CPAC is in full swing and conservatives are rolling out their Latino A team. Sen. Marco Rubio of Florida and Rep. Raul Labrador of Idaho are among the Hispanic politicians speaking at the event. Also, freshman senator Ted Cruz is scheduled to give the keynote speech Saturday.
Some among the group have softened their tone noticeably on the issue of immigration reform. Speakers on an immigration panel featuring Raul Labrador avoided the term "illegal immigrant" -- as much of mass media has done in recent years -- in favor of the more neutral "undocumented immigrant."
The move didn't go over well with everyone. The Director of the Center for Immigration Studies, Mark Krikorian tweeted:
Regardless, the move showed that some, like Labrador, want to soften conservative's rhetoric on immigration. The conventional wisdom following last year's presidential election is that Romney's flop among Latino voters -- he only won 27 percent of the Hispanic vote -- owed to the strident immigration positions he staked out during a hard-fought GOP primary.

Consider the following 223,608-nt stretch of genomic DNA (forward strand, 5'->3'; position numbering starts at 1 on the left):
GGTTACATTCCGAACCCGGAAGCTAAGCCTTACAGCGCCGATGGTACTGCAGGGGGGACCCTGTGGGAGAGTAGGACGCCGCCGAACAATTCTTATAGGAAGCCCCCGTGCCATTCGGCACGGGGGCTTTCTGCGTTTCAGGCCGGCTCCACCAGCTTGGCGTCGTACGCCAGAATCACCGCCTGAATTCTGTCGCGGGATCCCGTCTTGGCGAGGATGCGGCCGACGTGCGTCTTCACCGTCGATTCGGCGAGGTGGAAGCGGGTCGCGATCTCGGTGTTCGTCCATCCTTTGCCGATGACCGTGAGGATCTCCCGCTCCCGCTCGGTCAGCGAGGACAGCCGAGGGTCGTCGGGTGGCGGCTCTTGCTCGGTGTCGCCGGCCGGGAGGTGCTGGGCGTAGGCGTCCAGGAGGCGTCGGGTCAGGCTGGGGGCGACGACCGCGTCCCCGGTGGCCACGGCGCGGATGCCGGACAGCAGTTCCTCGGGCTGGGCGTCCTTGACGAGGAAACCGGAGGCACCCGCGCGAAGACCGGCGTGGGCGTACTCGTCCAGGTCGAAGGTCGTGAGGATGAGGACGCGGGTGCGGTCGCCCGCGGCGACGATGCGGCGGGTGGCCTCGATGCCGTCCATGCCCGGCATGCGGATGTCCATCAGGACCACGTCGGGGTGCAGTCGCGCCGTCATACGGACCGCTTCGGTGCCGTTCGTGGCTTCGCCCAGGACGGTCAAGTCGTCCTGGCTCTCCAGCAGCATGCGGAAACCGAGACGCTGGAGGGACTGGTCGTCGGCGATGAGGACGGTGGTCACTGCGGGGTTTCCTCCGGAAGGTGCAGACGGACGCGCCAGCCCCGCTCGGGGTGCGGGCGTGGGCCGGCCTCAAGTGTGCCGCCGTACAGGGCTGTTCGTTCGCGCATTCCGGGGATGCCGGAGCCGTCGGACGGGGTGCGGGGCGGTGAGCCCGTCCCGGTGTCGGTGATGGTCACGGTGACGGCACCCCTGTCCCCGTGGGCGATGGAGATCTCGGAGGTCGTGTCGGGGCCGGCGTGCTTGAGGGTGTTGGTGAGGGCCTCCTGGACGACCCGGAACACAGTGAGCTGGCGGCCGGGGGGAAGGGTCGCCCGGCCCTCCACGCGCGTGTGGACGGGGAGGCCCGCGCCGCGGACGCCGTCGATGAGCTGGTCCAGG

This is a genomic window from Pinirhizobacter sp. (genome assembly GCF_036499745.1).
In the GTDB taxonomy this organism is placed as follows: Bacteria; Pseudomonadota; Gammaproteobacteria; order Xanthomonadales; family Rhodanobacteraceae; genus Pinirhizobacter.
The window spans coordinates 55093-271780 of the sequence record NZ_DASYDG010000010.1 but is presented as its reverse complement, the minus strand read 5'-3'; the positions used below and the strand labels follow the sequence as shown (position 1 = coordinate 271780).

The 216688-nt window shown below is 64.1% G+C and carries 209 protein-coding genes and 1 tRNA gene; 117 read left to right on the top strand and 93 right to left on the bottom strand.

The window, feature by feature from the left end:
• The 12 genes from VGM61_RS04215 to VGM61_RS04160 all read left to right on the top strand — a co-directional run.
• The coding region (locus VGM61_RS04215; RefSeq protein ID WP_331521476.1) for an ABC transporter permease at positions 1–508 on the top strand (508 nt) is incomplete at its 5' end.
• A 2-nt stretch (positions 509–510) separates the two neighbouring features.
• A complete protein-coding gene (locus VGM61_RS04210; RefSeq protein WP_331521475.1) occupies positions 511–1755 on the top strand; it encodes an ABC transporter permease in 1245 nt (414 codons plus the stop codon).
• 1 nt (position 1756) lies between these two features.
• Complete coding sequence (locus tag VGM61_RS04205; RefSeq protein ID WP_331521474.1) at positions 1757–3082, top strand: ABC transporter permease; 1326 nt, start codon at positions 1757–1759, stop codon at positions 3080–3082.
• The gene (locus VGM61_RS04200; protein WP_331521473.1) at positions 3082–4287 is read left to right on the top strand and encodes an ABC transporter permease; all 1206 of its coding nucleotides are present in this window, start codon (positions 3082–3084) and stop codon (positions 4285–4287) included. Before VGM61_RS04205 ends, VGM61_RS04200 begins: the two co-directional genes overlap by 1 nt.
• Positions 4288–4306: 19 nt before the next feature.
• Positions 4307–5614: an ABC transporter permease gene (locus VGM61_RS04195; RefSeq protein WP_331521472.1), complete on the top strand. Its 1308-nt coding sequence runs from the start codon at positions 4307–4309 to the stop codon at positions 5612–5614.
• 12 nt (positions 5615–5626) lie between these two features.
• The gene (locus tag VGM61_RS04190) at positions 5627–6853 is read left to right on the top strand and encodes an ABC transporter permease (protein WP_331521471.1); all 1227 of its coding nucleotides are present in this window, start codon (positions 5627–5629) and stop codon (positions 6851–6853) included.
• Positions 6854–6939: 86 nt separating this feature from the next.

But while many view Latinos as socially conservative, the GOP's efforts to reach out to Latinos may face more obstacles than disagreement over immigration reform.
Check out these 7 reasons why Latinos don't make natural conservatives in the slideshow above.